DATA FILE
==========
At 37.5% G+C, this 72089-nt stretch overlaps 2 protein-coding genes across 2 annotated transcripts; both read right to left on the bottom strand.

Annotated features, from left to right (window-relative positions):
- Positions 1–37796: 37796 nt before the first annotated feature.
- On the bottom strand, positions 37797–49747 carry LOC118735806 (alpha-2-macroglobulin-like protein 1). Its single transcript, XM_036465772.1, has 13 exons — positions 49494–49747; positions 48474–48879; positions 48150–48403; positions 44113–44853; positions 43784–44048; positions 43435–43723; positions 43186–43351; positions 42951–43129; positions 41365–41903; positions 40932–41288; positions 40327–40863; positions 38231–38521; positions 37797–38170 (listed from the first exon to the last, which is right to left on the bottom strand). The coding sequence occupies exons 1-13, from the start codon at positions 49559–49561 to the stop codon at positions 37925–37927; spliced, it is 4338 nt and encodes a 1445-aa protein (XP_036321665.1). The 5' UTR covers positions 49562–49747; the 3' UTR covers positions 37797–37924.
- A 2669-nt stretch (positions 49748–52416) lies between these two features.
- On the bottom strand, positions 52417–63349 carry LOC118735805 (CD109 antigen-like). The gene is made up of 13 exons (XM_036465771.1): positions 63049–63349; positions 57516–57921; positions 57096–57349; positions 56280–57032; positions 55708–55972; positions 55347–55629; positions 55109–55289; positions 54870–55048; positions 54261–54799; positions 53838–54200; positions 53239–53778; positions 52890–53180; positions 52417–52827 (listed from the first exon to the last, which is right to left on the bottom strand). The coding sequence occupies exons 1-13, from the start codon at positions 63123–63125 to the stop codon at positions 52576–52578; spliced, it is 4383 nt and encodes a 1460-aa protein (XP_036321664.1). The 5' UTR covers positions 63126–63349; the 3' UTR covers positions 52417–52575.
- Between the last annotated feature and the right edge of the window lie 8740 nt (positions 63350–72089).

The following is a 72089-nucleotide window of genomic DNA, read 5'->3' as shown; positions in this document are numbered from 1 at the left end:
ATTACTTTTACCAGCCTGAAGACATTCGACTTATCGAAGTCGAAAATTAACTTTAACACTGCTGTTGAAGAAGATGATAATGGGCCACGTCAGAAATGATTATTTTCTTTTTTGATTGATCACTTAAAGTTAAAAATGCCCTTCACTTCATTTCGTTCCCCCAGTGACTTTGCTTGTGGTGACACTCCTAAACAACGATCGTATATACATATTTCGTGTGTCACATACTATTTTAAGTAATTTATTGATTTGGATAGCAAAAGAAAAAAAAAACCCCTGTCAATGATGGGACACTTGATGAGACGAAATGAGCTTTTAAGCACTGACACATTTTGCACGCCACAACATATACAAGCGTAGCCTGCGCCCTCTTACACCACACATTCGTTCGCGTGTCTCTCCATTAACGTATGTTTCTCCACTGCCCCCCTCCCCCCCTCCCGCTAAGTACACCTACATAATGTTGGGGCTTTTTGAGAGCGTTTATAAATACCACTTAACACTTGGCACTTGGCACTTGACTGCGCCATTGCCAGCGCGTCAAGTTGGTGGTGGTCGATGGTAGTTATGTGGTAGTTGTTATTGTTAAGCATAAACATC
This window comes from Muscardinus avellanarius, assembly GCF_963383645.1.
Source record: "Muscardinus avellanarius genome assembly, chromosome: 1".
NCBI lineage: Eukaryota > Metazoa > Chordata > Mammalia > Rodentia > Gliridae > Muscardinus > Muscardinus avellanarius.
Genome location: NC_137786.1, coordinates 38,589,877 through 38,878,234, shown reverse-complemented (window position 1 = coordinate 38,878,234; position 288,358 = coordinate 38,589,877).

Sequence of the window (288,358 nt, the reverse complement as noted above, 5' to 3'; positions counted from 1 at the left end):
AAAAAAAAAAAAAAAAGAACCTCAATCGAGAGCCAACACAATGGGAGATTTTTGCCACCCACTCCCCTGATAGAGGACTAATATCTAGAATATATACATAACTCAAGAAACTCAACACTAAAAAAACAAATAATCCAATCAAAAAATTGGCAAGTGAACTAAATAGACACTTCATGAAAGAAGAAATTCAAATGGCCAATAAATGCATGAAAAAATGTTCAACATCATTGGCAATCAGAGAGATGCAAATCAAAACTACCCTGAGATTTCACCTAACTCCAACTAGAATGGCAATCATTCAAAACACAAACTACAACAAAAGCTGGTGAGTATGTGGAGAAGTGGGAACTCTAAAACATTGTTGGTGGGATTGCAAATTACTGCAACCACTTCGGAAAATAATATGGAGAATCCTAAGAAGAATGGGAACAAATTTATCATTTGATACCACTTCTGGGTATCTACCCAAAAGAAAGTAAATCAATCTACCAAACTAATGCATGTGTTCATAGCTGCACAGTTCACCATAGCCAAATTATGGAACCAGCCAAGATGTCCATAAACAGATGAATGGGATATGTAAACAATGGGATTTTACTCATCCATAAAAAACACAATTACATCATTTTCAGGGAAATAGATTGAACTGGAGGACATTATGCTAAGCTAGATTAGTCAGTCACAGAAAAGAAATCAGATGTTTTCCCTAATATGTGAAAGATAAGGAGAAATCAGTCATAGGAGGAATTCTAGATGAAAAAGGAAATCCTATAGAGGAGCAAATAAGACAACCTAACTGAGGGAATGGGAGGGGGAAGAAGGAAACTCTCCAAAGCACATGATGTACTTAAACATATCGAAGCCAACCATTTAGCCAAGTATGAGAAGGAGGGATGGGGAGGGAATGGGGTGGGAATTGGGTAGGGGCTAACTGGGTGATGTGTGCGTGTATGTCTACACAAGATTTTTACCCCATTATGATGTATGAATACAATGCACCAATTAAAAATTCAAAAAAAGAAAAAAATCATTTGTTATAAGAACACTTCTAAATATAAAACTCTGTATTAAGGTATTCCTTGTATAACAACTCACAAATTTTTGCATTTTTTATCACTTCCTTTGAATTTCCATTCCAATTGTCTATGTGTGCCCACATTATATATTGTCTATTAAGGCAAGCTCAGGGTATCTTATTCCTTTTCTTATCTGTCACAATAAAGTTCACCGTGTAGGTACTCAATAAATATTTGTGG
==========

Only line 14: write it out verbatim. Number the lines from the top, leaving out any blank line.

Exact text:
Sequence of the window (288,358 nt, the reverse complement as noted above, 5' to 3'; positions counted from 1 at the left end):